93 out of 100. Incorporating 90+ ratings and reviews.

Street Price: 

$249
Audio-Technica ATM450 Cardioid Condenser Instrument Microphone

With its side address design and compact profile, the Audio-Technica ATM450 is easy to position to work with various instruments and other sound sources. And since it can handle high SPL, it can work well with most instruments, from quieter acoustic guitars to loud drums, cymbals or even guitar amplifiers.

In addition, the ATM450 comes with a 80Hz hi-pass filter, and switchable 10dB pad, both of which make the mic even more useful to meet the many different needs of recording studios and stages.

Specifications:

  • Type: Condenser
  • Polar Pattern: Cardioid
  • Frequency Response: 40Hz to 18kHz
  • Impedance: 200 Ohms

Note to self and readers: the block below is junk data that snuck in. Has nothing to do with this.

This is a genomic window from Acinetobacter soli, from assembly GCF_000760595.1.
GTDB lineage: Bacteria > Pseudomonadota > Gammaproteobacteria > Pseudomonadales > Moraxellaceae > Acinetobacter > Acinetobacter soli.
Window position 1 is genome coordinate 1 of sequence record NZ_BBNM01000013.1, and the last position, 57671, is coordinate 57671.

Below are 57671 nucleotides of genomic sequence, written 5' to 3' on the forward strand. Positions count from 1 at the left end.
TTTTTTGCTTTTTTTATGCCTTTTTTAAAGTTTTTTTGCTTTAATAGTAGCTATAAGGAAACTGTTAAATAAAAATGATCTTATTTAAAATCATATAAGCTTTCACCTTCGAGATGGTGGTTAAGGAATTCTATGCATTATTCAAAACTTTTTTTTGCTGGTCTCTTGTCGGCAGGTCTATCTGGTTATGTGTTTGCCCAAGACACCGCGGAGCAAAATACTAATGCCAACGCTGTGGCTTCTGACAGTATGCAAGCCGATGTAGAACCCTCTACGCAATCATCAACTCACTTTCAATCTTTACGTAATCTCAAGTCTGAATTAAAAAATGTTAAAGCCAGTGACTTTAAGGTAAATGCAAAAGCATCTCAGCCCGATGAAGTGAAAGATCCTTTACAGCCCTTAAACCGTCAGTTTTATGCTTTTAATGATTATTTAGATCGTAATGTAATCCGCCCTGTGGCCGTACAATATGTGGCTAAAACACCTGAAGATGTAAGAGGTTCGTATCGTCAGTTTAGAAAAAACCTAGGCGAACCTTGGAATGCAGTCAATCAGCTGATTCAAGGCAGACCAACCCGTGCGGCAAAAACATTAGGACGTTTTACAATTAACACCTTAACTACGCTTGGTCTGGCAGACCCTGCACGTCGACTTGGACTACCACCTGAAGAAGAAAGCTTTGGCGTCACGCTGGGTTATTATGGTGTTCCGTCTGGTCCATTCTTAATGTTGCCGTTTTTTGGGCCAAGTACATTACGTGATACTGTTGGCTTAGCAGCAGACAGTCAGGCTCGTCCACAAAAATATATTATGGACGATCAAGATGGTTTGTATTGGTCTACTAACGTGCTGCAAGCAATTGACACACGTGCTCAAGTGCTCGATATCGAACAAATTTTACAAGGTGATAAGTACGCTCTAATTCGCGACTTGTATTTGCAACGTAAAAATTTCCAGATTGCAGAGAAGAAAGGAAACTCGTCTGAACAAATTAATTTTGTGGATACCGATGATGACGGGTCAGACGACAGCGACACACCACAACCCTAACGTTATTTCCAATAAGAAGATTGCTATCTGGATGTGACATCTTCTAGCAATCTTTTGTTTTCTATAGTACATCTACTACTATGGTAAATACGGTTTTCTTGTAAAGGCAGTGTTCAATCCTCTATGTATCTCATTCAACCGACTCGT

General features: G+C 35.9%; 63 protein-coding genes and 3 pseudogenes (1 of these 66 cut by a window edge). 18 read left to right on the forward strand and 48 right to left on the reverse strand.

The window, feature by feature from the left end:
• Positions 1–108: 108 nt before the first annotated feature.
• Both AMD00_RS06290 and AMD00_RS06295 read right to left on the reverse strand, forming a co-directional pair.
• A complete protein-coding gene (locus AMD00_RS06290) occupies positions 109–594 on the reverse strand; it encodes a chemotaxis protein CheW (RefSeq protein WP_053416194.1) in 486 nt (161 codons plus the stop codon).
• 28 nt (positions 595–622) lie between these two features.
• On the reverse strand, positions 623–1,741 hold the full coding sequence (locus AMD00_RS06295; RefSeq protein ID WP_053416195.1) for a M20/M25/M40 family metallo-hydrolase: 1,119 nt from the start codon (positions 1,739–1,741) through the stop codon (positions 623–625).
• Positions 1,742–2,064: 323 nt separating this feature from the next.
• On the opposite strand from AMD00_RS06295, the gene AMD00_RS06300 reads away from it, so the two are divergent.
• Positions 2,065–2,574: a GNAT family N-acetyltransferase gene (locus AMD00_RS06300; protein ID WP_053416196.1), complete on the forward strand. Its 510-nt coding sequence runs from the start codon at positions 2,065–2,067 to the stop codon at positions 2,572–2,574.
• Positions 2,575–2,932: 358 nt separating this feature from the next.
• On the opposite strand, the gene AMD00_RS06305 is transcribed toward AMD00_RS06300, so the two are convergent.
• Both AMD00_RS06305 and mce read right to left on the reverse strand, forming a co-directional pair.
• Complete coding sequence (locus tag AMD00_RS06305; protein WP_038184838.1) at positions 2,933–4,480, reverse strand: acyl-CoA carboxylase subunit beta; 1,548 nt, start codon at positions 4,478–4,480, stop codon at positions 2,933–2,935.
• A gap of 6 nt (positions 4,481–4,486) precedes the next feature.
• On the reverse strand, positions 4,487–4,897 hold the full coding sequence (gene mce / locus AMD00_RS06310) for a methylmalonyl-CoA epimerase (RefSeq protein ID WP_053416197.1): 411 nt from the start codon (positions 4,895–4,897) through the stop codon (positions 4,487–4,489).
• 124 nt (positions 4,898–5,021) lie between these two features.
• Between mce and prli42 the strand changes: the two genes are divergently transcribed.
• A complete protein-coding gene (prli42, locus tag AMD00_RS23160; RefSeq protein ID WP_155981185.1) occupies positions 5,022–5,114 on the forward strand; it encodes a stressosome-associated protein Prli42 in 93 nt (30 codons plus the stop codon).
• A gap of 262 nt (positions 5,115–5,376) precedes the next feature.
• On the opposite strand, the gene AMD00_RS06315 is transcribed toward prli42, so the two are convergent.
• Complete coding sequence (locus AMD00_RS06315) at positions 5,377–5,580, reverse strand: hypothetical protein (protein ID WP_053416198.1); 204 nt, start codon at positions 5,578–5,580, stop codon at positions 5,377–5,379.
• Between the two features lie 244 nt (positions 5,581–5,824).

• Maximum SPL: 152 dB
  • Applications: Acoustic Instruments, drums, percussion, guitar amps, overhead and more
  • Power Requirements: 48V

Pros

A lot of good words are being passed around for the Audio-Technica ATM450, many commending it for working well with drums, particularly the snare and cymbals, on top of the familiar home studio instruments like acoustic guitars and electric guitar amplifiers. There are also a lot of positive reports coming from banjo, ukulele, percussionists and other musicians who are satisfied with the mic's performance. Being compact is also a plus for many users, who describe it as very portable and easy to store away when not in use.

Cons

Not many complaints to write about, other a few who wish that the price was a bit lower, or that it was bundled with a bit more accessories and extras.

Overall

If you're looking for a nicely priced condenser microphone for instruments, then check out the Audio-Technica ATM450.

Audio-Technica ATM450 Frequency Response and Polar Pattern Charts:

Blue Microphones enCORE 300 frequency response chart

Audix VX5

93
GEARANK

93 out of 100. Incorporating 60+ ratings and reviews.